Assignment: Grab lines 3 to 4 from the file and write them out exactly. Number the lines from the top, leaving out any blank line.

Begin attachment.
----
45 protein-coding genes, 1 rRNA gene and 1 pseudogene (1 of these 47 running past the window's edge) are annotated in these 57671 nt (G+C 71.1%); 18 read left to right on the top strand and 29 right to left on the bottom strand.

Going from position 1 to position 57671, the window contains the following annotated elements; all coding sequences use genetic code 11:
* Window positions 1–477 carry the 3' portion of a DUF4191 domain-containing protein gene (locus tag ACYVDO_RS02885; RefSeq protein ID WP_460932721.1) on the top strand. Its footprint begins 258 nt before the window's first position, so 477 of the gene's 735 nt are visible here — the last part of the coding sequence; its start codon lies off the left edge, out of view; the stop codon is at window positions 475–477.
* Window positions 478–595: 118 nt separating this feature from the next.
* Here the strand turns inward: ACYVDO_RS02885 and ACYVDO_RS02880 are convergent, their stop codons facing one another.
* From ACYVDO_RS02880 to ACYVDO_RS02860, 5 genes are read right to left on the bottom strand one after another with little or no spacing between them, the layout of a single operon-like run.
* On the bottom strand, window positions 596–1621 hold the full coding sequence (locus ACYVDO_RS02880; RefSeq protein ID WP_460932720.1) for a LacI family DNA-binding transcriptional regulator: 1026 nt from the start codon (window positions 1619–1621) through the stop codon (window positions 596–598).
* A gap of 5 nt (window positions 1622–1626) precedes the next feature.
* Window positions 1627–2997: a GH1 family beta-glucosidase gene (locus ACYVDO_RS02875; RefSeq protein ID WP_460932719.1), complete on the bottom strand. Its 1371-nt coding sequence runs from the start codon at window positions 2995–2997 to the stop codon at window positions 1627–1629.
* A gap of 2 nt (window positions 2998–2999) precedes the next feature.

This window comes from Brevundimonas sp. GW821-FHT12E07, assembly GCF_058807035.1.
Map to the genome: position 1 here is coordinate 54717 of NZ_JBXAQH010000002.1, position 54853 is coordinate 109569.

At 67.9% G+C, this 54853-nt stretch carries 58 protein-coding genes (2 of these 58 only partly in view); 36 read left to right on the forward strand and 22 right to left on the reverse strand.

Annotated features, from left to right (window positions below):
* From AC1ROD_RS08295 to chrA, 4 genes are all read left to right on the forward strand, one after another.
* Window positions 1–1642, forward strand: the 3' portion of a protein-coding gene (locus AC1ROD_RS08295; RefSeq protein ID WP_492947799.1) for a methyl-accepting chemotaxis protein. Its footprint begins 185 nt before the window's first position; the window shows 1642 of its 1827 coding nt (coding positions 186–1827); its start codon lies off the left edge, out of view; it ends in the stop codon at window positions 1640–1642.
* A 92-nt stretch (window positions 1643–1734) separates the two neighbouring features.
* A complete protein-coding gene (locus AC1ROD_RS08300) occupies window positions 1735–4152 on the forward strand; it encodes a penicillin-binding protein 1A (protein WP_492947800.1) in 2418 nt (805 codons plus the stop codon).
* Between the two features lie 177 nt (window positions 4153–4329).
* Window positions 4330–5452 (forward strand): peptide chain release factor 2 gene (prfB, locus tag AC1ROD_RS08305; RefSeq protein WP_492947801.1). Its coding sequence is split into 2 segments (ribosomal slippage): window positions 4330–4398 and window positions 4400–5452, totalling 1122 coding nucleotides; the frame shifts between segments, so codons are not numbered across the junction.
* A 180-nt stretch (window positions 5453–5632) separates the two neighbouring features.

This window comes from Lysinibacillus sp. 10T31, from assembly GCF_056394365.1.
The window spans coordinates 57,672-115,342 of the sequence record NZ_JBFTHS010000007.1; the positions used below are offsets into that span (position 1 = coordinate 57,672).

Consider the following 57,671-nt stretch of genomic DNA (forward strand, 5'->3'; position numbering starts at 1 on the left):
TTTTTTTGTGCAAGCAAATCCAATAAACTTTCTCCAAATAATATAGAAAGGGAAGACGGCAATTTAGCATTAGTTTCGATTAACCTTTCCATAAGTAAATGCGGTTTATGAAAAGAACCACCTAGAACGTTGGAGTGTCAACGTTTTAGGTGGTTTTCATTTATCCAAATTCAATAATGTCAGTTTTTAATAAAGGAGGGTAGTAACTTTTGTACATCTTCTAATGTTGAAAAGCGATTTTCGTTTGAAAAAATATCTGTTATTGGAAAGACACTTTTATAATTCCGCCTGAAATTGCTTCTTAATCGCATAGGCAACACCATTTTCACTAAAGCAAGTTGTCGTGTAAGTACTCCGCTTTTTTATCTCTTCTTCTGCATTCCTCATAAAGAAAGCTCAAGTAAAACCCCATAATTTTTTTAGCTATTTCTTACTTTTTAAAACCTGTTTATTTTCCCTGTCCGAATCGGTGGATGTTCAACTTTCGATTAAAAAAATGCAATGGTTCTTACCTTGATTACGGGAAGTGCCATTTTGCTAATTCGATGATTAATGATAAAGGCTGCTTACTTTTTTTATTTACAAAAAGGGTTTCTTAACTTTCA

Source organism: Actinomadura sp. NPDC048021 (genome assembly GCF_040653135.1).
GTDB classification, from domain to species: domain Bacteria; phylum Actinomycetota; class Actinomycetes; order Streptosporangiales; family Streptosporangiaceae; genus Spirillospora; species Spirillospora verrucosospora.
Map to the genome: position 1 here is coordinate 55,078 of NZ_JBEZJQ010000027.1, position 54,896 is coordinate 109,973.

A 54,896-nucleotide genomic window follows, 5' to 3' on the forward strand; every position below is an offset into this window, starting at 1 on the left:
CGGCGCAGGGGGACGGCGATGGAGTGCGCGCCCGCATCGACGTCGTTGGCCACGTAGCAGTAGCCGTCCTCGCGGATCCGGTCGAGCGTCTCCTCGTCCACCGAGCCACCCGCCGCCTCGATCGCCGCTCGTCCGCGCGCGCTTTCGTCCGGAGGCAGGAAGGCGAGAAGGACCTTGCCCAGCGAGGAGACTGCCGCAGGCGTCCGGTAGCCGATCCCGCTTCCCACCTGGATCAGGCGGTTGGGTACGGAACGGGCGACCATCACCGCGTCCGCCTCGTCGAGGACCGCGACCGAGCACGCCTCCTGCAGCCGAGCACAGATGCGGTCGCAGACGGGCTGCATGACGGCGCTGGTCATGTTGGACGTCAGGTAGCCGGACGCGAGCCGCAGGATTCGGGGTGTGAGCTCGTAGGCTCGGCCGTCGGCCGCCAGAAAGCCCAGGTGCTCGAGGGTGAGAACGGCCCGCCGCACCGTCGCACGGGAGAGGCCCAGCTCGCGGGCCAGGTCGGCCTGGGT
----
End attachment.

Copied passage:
* Window positions 1–477 carry the 3' portion of a DUF4191 domain-containing protein gene (locus tag ACYVDO_RS02885; RefSeq protein ID WP_460932721.1) on the top strand. Its footprint begins 258 nt before the window's first position, so 477 of the gene's 735 nt are visible here — the last part of the coding sequence; its start codon lies off the left edge, out of view; the stop codon is at window positions 475–477.
* Window positions 478–595: 118 nt separating this feature from the next.